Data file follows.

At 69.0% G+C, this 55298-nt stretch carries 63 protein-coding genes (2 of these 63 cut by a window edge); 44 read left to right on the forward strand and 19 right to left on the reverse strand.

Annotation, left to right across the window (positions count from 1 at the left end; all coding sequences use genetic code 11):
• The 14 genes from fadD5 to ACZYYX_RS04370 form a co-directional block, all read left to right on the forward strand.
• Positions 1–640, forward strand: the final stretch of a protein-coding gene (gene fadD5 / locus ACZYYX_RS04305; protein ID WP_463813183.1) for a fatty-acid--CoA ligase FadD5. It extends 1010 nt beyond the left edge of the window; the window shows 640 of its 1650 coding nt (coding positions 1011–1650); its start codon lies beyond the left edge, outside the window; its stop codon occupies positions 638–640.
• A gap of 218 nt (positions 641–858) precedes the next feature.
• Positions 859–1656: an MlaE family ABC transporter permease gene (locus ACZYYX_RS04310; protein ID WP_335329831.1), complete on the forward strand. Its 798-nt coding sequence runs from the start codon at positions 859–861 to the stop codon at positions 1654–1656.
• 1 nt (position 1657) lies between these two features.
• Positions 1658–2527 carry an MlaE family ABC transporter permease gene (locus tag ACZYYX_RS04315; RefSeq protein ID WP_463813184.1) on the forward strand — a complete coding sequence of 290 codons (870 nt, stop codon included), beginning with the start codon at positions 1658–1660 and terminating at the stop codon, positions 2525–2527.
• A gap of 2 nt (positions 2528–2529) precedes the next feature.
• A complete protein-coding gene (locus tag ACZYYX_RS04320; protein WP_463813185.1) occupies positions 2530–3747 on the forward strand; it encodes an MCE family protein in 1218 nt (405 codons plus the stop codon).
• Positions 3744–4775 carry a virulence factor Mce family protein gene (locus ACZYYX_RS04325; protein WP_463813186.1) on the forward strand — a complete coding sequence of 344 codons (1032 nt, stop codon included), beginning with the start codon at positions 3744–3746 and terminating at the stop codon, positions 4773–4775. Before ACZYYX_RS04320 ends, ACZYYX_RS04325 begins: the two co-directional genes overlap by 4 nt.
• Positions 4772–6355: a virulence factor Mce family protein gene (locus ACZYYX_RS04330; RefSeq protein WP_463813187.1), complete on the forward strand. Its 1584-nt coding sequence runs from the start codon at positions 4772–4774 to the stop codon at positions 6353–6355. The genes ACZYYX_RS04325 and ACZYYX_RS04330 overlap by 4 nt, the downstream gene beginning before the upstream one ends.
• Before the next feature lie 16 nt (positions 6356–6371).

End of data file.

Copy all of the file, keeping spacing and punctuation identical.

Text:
At 69.0% G+C, this 55298-nt stretch carries 63 protein-coding genes (2 of these 63 cut by a window edge); 44 read left to right on the forward strand and 19 right to left on the reverse strand.

Annotation, left to right across the window (positions count from 1 at the left end; all coding sequences use genetic code 11):
• The 14 genes from fadD5 to ACZYYX_RS04370 form a co-directional block, all read left to right on the forward strand.
• Positions 1–640, forward strand: the final stretch of a protein-coding gene (gene fadD5 / locus ACZYYX_RS04305; protein ID WP_463813183.1) for a fatty-acid--CoA ligase FadD5. It extends 1010 nt beyond the left edge of the window; the window shows 640 of its 1650 coding nt (coding positions 1011–1650); its start codon lies beyond the left edge, outside the window; its stop codon occupies positions 638–640.
• A gap of 218 nt (positions 641–858) precedes the next feature.
• Positions 859–1656: an MlaE family ABC transporter permease gene (locus ACZYYX_RS04310; protein ID WP_335329831.1), complete on the forward strand. Its 798-nt coding sequence runs from the start codon at positions 859–861 to the stop codon at positions 1654–1656.
• 1 nt (position 1657) lies between these two features.
• Positions 1658–2527 carry an MlaE family ABC transporter permease gene (locus tag ACZYYX_RS04315; RefSeq protein ID WP_463813184.1) on the forward strand — a complete coding sequence of 290 codons (870 nt, stop codon included), beginning with the start codon at positions 1658–1660 and terminating at the stop codon, positions 2525–2527.
• A gap of 2 nt (positions 2528–2529) precedes the next feature.
• A complete protein-coding gene (locus tag ACZYYX_RS04320; protein WP_463813185.1) occupies positions 2530–3747 on the forward strand; it encodes an MCE family protein in 1218 nt (405 codons plus the stop codon).
• Positions 3744–4775 carry a virulence factor Mce family protein gene (locus ACZYYX_RS04325; protein WP_463813186.1) on the forward strand — a complete coding sequence of 344 codons (1032 nt, stop codon included), beginning with the start codon at positions 3744–3746 and terminating at the stop codon, positions 4773–4775. Before ACZYYX_RS04320 ends, ACZYYX_RS04325 begins: the two co-directional genes overlap by 4 nt.
• Positions 4772–6355: a virulence factor Mce family protein gene (locus ACZYYX_RS04330; RefSeq protein WP_463813187.1), complete on the forward strand. Its 1584-nt coding sequence runs from the start codon at positions 4772–4774 to the stop codon at positions 6353–6355. The genes ACZYYX_RS04325 and ACZYYX_RS04330 overlap by 4 nt, the downstream gene beginning before the upstream one ends.
• Before the next feature lie 16 nt (positions 6356–6371).